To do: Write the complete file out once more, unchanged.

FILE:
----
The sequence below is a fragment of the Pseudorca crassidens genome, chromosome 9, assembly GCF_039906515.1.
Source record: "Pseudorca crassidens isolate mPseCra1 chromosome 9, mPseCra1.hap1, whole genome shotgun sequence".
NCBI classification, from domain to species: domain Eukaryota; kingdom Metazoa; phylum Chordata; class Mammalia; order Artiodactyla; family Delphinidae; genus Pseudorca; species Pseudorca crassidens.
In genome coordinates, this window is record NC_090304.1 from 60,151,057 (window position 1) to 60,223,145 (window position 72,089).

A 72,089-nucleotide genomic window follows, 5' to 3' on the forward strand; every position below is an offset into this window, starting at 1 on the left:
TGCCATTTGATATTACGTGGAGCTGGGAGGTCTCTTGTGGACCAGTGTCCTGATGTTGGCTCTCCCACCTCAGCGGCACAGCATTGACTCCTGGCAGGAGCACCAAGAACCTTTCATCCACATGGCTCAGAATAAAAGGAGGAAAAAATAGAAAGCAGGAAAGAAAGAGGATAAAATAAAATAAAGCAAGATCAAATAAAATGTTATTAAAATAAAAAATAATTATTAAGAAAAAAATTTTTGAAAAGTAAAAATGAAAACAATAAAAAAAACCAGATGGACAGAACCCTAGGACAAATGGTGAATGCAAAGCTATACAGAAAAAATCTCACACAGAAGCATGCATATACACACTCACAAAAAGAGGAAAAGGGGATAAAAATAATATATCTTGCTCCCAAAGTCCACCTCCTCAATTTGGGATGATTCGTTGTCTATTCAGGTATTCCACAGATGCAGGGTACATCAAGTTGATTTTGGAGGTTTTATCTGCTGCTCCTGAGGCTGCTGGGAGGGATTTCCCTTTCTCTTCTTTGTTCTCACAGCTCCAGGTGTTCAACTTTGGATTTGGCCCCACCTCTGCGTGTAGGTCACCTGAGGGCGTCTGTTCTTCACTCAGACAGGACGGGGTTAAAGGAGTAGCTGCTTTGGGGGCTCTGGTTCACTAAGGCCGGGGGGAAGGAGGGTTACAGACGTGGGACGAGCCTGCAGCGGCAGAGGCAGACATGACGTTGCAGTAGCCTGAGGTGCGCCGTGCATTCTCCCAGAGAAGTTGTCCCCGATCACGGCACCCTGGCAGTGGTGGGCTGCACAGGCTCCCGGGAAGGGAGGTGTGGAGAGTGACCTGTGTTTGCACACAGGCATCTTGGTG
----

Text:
The sequence below is a fragment of the Pseudorca crassidens genome, chromosome 9, assembly GCF_039906515.1.
Source record: "Pseudorca crassidens isolate mPseCra1 chromosome 9, mPseCra1.hap1, whole genome shotgun sequence".
NCBI classification, from domain to species: domain Eukaryota; kingdom Metazoa; phylum Chordata; class Mammalia; order Artiodactyla; family Delphinidae; genus Pseudorca; species Pseudorca crassidens.
In genome coordinates, this window is record NC_090304.1 from 60,151,057 (window position 1) to 60,223,145 (window position 72,089).

A 72,089-nucleotide genomic window follows, 5' to 3' on the forward strand; every position below is an offset into this window, starting at 1 on the left:
TGCCATTTGATATTACGTGGAGCTGGGAGGTCTCTTGTGGACCAGTGTCCTGATGTTGGCTCTCCCACCTCAGCGGCACAGCATTGACTCCTGGCAGGAGCACCAAGAACCTTTCATCCACATGGCTCAGAATAAAAGGAGGAAAAAATAGAAAGCAGGAAAGAAAGAGGATAAAATAAAATAAAGCAAGATCAAATAAAATGTTATTAAAATAAAAAATAATTATTAAGAAAAAAATTTTTGAAAAGTAAAAATGAAAACAATAAAAAAAACCAGATGGACAGAACCCTAGGACAAATGGTGAATGCAAAGCTATACAGAAAAAATCTCACACAGAAGCATGCATATACACACTCACAAAAAGAGGAAAAGGGGATAAAAATAATATATCTTGCTCCCAAAGTCCACCTCCTCAATTTGGGATGATTCGTTGTCTATTCAGGTATTCCACAGATGCAGGGTACATCAAGTTGATTTTGGAGGTTTTATCTGCTGCTCCTGAGGCTGCTGGGAGGGATTTCCCTTTCTCTTCTTTGTTCTCACAGCTCCAGGTGTTCAACTTTGGATTTGGCCCCACCTCTGCGTGTAGGTCACCTGAGGGCGTCTGTTCTTCACTCAGACAGGACGGGGTTAAAGGAGTAGCTGCTTTGGGGGCTCTGGTTCACTAAGGCCGGGGGGAAGGAGGGTTACAGACGTGGGACGAGCCTGCAGCGGCAGAGGCAGACATGACGTTGCAGTAGCCTGAGGTGCGCCGTGCATTCTCCCAGAGAAGTTGTCCCCGATCACGGCACCCTGGCAGTGGTGGGCTGCACAGGCTCCCGGGAAGGGAGGTGTGGAGAGTGACCTGTGTTTGCACACAGGCATCTTGGTG